> monitoring channels that even just imply privacy, regardless of whether they take place in the workplace (or in academia, or at home) is a violation of personal rights
It isn't, unless your definition of "personal rights" includes "things I personally want which are neither codified in, nor protected by, laws."
You're right, it's important to note they are more powerful and exercise more control over the lives of their employees than many governments, though employees often have the same opportunity to leave their company as they do their government (none).
>It isn't, unless your definition of "personal rights" includes "things I personally want which are neither codified in, nor protected by, laws."
Yes that's literally exactly what personal rights always means. Legal rights are legal rights, personal rights are a conception of what the person who uses the term wants or believes rights to be.
Especially when they're also dependent on their corporation for healthcare and retirement...
This is exactly my point, it's effortless to compare corporations to government, especially in this context. For the other comment to base his argument around the word "totalitarian" seems nothing if not disingenuous, given that the meaning behind the word is clear.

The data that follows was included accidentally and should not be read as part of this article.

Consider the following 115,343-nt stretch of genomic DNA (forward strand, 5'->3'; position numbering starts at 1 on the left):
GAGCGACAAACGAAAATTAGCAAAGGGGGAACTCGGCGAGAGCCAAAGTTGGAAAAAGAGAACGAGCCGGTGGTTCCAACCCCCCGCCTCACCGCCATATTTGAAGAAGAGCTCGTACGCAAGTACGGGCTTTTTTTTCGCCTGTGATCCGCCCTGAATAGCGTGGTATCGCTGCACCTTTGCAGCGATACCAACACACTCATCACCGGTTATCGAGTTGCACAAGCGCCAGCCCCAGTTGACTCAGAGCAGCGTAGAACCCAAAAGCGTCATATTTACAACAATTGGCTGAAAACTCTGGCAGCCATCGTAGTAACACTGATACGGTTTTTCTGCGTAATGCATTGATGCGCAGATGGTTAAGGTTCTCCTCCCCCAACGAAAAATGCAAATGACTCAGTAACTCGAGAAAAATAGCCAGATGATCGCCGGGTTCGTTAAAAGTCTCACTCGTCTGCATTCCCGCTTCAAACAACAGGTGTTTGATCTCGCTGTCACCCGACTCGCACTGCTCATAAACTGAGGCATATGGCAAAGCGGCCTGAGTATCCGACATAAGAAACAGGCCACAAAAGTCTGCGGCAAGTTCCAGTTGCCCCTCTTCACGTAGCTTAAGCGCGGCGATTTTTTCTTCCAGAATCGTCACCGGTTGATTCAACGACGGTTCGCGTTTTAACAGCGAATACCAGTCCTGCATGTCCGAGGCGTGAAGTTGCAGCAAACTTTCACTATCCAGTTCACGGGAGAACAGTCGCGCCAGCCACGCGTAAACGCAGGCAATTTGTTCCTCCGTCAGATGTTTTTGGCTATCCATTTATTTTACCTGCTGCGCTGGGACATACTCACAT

I mean, you completely (amusingly) misquoted that sentence. I said "it isn't hard to argue that [...]". I did not make an absolute statement that it is (a violation)... Come on now.
Okay...let me see if I understand you correctly. You're defending the other commenter's description of corporate logs as totalitarian surveillance, but you're saying that I'm being intellectually disingenuous because I'm pointing out that companies are not governments?
Workplace provided communication mechanisms do not in any way imply privacy. Best practices are that staff sign an acknowledgement of such, so that there is no such confusion.
1. Regulation in most countries requires it to be this way, we’ll most countries any of us is likely to work in. Which is to say: The Law Hath Spoken, which is to say: The People Hath Decided.
2. The employer should have spelled this out to you at time of hire, and had you sign a document to verify you understand.
The problem here isn’t that the direct messages take place in the workplace, it’s that they take place on infrastructure owned by the workplace.
I only said that the comment I replied to relied on a purely arbitrary definition for what an invasion of personal privacy was... He argued that because "your company is not recording your activity in the privacy of your home or on the street" it wasn't unreasonable (or totalitarian), because the company was "protecting itself and other employees from potentially problematic abuse scenarios." Even though it's amusingly easy to imagine that a totalitarian regime would make the same argument for its own surveillance practices....